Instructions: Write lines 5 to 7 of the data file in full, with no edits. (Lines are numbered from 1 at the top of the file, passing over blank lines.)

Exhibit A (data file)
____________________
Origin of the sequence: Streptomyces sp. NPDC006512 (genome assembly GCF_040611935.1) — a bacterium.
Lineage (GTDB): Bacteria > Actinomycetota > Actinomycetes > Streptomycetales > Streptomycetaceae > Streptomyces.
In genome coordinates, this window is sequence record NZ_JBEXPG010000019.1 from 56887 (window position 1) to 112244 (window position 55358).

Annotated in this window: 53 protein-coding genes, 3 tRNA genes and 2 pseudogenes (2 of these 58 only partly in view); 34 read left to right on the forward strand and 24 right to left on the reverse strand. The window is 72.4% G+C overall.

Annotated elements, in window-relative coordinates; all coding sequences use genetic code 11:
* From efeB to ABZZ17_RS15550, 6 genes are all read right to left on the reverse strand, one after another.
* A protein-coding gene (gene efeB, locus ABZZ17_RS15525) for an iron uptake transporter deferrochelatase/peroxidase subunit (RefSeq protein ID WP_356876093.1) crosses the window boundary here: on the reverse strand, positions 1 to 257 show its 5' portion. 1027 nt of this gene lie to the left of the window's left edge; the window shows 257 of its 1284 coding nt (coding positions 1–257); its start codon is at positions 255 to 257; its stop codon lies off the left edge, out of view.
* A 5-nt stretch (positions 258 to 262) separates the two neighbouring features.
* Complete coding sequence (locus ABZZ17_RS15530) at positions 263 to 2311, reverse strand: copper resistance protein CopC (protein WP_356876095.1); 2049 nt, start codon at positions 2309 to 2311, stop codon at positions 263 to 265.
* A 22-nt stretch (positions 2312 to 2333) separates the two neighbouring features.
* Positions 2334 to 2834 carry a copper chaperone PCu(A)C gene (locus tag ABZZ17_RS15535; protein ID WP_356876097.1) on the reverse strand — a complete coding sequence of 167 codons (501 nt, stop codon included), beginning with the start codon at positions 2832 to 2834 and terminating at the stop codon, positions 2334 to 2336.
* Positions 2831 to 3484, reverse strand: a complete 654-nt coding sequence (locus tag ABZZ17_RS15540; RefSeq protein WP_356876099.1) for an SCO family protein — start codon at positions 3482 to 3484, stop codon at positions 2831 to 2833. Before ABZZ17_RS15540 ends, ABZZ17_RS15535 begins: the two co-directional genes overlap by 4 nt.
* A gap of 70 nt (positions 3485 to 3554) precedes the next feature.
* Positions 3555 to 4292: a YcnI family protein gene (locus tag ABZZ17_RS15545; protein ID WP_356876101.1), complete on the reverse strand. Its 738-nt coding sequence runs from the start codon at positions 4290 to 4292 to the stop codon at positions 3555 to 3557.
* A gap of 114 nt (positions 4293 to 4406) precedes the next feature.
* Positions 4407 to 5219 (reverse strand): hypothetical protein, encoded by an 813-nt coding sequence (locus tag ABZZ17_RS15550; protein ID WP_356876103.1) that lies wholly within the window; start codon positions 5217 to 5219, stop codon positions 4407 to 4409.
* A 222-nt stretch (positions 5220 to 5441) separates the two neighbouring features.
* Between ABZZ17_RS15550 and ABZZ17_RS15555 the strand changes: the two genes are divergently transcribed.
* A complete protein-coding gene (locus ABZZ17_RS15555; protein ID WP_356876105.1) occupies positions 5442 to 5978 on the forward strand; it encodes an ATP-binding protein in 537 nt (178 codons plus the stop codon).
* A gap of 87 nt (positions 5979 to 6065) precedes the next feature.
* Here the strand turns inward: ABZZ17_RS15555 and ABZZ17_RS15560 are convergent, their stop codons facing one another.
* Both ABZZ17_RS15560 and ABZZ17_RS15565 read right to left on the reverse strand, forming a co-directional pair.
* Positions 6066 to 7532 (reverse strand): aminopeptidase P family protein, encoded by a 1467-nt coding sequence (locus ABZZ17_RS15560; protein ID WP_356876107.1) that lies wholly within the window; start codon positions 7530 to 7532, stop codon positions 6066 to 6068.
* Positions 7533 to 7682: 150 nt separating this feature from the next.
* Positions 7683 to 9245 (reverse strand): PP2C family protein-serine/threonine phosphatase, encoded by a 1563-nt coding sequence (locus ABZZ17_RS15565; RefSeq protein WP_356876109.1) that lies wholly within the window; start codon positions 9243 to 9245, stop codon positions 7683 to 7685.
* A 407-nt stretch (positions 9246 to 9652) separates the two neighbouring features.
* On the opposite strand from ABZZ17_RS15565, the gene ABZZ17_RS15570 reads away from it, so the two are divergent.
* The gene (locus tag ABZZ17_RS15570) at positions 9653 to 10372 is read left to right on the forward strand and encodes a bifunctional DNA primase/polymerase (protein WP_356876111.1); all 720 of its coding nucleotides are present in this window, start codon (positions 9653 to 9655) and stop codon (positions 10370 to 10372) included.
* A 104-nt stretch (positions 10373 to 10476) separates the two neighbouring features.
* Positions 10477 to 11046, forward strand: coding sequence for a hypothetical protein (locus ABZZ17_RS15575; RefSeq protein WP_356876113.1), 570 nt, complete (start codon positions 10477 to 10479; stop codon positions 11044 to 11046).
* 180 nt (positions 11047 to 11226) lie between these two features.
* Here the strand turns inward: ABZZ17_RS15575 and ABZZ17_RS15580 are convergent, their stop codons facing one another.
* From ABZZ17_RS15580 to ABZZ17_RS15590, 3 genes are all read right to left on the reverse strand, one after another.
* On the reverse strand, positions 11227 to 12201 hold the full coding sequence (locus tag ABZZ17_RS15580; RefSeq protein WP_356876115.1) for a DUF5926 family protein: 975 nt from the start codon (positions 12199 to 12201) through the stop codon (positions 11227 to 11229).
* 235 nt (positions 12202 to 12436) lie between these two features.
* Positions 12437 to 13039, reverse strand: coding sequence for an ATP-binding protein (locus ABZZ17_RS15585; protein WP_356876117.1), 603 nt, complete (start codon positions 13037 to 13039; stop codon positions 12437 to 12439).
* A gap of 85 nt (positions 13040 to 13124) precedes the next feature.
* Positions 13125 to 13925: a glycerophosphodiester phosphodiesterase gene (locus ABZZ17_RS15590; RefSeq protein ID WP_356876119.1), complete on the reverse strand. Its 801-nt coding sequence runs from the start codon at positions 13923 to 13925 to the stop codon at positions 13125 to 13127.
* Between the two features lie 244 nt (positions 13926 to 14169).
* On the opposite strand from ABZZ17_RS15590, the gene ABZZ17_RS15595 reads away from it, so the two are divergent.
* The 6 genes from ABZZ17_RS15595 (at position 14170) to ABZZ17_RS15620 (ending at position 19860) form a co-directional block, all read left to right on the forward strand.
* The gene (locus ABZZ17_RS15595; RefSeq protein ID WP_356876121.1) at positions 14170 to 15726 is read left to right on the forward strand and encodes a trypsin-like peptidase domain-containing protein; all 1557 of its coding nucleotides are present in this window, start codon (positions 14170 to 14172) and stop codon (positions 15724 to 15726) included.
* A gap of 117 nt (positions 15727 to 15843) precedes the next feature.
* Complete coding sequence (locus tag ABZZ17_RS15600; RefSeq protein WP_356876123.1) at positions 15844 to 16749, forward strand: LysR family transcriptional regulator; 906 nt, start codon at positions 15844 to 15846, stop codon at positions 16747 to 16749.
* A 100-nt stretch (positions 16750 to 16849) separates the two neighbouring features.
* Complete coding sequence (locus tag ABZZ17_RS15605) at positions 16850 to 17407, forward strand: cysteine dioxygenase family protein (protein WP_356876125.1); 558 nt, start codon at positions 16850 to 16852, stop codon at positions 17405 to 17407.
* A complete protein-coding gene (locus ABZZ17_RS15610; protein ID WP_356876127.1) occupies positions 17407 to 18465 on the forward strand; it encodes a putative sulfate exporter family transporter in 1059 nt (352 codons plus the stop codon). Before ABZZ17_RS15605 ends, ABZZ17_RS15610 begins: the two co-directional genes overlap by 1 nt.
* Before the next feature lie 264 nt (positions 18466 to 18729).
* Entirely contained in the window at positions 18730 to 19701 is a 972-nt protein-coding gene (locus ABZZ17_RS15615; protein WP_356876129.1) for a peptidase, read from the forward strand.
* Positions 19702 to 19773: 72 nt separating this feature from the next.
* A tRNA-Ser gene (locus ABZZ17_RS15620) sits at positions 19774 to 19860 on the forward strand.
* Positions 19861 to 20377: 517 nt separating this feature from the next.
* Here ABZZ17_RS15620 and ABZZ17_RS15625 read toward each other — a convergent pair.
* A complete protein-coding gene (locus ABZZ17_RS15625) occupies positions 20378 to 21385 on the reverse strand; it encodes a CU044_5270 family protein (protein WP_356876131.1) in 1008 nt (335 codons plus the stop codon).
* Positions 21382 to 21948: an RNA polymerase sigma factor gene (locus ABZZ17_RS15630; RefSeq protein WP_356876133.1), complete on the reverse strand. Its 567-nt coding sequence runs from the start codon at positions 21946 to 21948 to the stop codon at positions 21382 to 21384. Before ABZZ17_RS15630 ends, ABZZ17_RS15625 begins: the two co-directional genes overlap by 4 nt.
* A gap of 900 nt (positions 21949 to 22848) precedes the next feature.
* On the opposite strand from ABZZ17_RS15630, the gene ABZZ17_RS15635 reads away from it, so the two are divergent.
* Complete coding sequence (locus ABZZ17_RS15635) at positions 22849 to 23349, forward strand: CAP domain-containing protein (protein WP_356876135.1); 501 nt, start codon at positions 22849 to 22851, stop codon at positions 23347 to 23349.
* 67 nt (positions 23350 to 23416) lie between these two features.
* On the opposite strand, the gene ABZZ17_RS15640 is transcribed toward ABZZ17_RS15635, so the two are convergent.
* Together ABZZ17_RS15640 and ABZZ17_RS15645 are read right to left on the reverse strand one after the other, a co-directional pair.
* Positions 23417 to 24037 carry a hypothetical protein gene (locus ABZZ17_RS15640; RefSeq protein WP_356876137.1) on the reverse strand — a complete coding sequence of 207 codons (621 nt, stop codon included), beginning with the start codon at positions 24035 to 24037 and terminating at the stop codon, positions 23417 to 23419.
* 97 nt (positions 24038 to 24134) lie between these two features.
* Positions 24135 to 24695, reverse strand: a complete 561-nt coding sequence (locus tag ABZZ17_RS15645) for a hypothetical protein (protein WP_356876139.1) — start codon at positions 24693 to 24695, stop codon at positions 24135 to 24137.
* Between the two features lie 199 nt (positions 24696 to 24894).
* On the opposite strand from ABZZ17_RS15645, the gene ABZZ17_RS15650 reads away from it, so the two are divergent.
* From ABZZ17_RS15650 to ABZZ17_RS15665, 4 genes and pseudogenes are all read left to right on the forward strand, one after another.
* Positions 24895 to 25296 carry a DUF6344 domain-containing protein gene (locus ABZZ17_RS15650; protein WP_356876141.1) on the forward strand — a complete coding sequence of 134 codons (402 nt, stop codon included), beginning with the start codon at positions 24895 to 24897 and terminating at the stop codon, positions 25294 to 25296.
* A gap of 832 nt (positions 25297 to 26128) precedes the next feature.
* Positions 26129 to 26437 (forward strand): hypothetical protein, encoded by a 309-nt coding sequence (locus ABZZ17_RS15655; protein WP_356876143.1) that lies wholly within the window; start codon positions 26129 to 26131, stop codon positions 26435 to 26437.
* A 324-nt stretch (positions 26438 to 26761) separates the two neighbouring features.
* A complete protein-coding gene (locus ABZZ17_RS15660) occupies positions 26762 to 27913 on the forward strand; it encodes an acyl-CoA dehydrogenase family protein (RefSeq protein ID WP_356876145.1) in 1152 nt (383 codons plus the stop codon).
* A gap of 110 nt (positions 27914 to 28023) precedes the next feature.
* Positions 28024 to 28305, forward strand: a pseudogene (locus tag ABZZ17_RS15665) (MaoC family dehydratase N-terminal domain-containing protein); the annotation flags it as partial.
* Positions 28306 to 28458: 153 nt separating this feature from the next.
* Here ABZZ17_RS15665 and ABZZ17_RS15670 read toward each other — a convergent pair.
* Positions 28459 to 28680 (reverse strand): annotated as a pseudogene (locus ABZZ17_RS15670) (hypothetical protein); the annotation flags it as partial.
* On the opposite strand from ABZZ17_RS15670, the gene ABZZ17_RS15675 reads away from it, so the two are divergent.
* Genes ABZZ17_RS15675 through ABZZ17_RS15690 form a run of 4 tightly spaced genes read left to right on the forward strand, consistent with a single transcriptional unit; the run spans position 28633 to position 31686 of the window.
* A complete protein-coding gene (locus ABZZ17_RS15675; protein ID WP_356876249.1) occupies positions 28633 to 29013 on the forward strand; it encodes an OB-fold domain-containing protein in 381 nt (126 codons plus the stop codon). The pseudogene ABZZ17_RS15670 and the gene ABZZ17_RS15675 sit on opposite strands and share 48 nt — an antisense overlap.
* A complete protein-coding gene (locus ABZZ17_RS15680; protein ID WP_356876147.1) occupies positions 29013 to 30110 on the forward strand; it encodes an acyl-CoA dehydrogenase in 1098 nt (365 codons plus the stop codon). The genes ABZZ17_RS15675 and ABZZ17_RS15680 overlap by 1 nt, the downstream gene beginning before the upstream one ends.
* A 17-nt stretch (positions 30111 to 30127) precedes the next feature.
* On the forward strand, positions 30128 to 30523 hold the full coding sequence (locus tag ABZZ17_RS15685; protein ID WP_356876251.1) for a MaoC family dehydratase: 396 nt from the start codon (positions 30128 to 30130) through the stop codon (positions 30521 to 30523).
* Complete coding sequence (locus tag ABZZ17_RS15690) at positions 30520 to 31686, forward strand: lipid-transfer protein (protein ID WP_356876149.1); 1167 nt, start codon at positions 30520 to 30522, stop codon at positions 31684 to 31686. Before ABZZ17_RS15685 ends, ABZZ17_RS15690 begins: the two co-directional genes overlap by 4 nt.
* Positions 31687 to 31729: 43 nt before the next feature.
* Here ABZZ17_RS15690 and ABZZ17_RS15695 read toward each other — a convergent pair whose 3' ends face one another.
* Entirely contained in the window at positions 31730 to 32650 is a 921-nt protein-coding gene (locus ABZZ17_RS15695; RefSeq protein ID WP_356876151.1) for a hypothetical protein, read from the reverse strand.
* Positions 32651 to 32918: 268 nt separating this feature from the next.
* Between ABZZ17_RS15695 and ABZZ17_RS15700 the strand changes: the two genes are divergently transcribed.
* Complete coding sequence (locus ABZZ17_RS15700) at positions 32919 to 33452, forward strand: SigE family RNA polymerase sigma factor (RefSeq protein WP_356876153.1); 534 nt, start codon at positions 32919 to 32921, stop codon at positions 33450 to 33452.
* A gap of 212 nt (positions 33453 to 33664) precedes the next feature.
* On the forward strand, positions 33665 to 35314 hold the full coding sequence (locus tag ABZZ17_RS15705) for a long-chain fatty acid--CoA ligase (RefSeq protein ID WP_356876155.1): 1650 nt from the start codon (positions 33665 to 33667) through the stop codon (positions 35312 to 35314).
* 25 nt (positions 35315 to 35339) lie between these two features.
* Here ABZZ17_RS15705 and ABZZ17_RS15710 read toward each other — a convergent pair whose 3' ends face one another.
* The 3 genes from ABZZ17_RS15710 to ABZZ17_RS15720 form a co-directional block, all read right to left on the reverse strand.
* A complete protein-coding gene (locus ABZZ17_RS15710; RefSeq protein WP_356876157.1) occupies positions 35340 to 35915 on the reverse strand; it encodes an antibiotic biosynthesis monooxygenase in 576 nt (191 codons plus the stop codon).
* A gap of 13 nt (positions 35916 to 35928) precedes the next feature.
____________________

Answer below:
Annotated elements, in window-relative coordinates; all coding sequences use genetic code 11:
* From efeB to ABZZ17_RS15550, 6 genes are all read right to left on the reverse strand, one after another.
* A protein-coding gene (gene efeB, locus ABZZ17_RS15525) for an iron uptake transporter deferrochelatase/peroxidase subunit (RefSeq protein ID WP_356876093.1) crosses the window boundary here: on the reverse strand, positions 1 to 257 show its 5' portion. 1027 nt of this gene lie to the left of the window's left edge; the window shows 257 of its 1284 coding nt (coding positions 1–257); its start codon is at positions 255 to 257; its stop codon lies off the left edge, out of view.